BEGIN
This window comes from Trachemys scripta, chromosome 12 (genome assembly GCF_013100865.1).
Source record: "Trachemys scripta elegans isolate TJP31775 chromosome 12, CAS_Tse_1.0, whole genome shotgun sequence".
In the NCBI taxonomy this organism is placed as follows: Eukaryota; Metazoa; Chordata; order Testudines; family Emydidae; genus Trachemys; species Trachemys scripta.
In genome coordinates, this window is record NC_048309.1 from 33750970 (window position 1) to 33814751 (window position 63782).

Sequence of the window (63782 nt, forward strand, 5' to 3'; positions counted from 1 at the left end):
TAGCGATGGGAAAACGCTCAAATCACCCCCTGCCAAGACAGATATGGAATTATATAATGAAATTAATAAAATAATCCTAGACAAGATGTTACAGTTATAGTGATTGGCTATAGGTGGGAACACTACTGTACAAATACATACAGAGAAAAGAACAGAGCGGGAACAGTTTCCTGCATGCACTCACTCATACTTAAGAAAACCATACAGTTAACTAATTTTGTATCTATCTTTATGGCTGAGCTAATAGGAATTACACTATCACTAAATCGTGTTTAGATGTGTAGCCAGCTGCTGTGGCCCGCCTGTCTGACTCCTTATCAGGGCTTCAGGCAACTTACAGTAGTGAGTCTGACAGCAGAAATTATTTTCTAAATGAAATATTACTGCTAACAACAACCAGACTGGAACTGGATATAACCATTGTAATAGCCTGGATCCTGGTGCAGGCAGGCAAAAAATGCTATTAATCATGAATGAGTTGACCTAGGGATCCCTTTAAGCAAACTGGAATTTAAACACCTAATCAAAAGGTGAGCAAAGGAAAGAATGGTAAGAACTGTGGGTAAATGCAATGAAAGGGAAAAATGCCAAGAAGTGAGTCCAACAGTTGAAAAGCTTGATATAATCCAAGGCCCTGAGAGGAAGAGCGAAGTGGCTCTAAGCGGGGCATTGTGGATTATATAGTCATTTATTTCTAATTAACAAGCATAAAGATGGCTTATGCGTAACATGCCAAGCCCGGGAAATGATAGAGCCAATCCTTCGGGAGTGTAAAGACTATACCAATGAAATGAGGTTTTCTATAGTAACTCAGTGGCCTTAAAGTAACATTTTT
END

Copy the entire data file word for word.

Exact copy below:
This window comes from Trachemys scripta, chromosome 12 (genome assembly GCF_013100865.1).
Source record: "Trachemys scripta elegans isolate TJP31775 chromosome 12, CAS_Tse_1.0, whole genome shotgun sequence".
In the NCBI taxonomy this organism is placed as follows: Eukaryota; Metazoa; Chordata; order Testudines; family Emydidae; genus Trachemys; species Trachemys scripta.
In genome coordinates, this window is record NC_048309.1 from 33750970 (window position 1) to 33814751 (window position 63782).

Sequence of the window (63782 nt, forward strand, 5' to 3'; positions counted from 1 at the left end):
TAGCGATGGGAAAACGCTCAAATCACCCCCTGCCAAGACAGATATGGAATTATATAATGAAATTAATAAAATAATCCTAGACAAGATGTTACAGTTATAGTGATTGGCTATAGGTGGGAACACTACTGTACAAATACATACAGAGAAAAGAACAGAGCGGGAACAGTTTCCTGCATGCACTCACTCATACTTAAGAAAACCATACAGTTAACTAATTTTGTATCTATCTTTATGGCTGAGCTAATAGGAATTACACTATCACTAAATCGTGTTTAGATGTGTAGCCAGCTGCTGTGGCCCGCCTGTCTGACTCCTTATCAGGGCTTCAGGCAACTTACAGTAGTGAGTCTGACAGCAGAAATTATTTTCTAAATGAAATATTACTGCTAACAACAACCAGACTGGAACTGGATATAACCATTGTAATAGCCTGGATCCTGGTGCAGGCAGGCAAAAAATGCTATTAATCATGAATGAGTTGACCTAGGGATCCCTTTAAGCAAACTGGAATTTAAACACCTAATCAAAAGGTGAGCAAAGGAAAGAATGGTAAGAACTGTGGGTAAATGCAATGAAAGGGAAAAATGCCAAGAAGTGAGTCCAACAGTTGAAAAGCTTGATATAATCCAAGGCCCTGAGAGGAAGAGCGAAGTGGCTCTAAGCGGGGCATTGTGGATTATATAGTCATTTATTTCTAATTAACAAGCATAAAGATGGCTTATGCGTAACATGCCAAGCCCGGGAAATGATAGAGCCAATCCTTCGGGAGTGTAAAGACTATACCAATGAAATGAGGTTTTCTATAGTAACTCAGTGGCCTTAAAGTAACATTTTT